Nevertheless, they provide great protection against skull fractures and facial/dental traumas and should be used [14].

Given all of this, the main focus should be on reducing head knocks and as a result, sporting rule books have been evolving more recently [16].

How to manage concussion?

It’s important to take concussion seriously. If you or those around you suffer a head knock, find a safe space (e.g. off the field) to evaluate symptoms and apply the decision tree shared above.

The prevailing approach involves hydration, initial rest, and a gradual return to activity overseen by a medical practitioner to help subside symptoms and accelerate recovery [17].

It’s a myth that you shouldn’t sleep after a concussion as sleep is important to recovery, however, it’s critical to monitor for a deterioration in symptoms as this may suggest intracranial bleeding — go to hospital if unsure. Avoid NSAIDs as this may increase the risk of bleeding.

What technologies are emerging?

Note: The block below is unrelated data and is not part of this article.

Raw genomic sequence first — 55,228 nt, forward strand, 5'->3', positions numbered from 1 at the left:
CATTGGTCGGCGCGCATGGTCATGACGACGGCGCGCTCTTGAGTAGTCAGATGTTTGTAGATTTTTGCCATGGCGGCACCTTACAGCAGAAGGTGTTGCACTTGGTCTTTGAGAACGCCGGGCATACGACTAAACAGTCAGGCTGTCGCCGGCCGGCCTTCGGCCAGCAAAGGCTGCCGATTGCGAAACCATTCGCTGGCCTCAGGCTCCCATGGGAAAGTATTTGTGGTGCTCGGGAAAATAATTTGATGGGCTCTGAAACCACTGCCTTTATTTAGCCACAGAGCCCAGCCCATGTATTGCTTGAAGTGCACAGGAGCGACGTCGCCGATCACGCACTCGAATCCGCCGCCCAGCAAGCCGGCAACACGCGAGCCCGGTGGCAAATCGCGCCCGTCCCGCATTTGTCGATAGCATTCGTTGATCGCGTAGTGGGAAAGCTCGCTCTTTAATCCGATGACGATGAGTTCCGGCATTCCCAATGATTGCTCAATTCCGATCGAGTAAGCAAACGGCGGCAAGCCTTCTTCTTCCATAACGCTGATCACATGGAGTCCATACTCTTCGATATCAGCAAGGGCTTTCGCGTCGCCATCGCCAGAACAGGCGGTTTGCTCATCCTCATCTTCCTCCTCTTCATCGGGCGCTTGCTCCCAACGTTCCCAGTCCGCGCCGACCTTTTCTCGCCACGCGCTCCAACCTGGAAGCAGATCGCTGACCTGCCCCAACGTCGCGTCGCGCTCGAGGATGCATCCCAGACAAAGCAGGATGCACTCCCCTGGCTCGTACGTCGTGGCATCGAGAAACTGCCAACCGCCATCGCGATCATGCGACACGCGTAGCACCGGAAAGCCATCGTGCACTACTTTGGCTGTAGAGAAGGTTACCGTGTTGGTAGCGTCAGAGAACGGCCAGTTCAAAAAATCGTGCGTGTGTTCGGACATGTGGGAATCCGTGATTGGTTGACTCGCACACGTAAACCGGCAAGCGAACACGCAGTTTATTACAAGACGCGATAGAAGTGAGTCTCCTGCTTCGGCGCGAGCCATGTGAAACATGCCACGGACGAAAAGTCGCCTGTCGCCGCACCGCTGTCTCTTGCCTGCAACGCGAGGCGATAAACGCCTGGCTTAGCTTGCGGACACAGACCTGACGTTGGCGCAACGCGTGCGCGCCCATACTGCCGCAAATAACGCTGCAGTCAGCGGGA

There’s lots of interesting tech in the space ranging from smart mouthguards [18] to portable equipment for immediate off-field assessment using EEG methods [19]. Blood tests for Tau — an inflammation biomarker linked to Alzheimer’s — might also become part of the toolkit [20]. 

The pathophysiology of concussion is complex and our understanding is evolving but I hope more awareness, rule changes, and equipment tech will allow players to continue enjoying contact in sport. 

This post contains general information about health and wellness practices. It is not intended as medical advice and should not be treated as such. Please consult with a healthcare professional before starting any new health regimen. This information is provided without any representations or warranties, express or implied.

Follow our journey
We have capacity for a limited number of early members. Sign up now or stay up to date.
References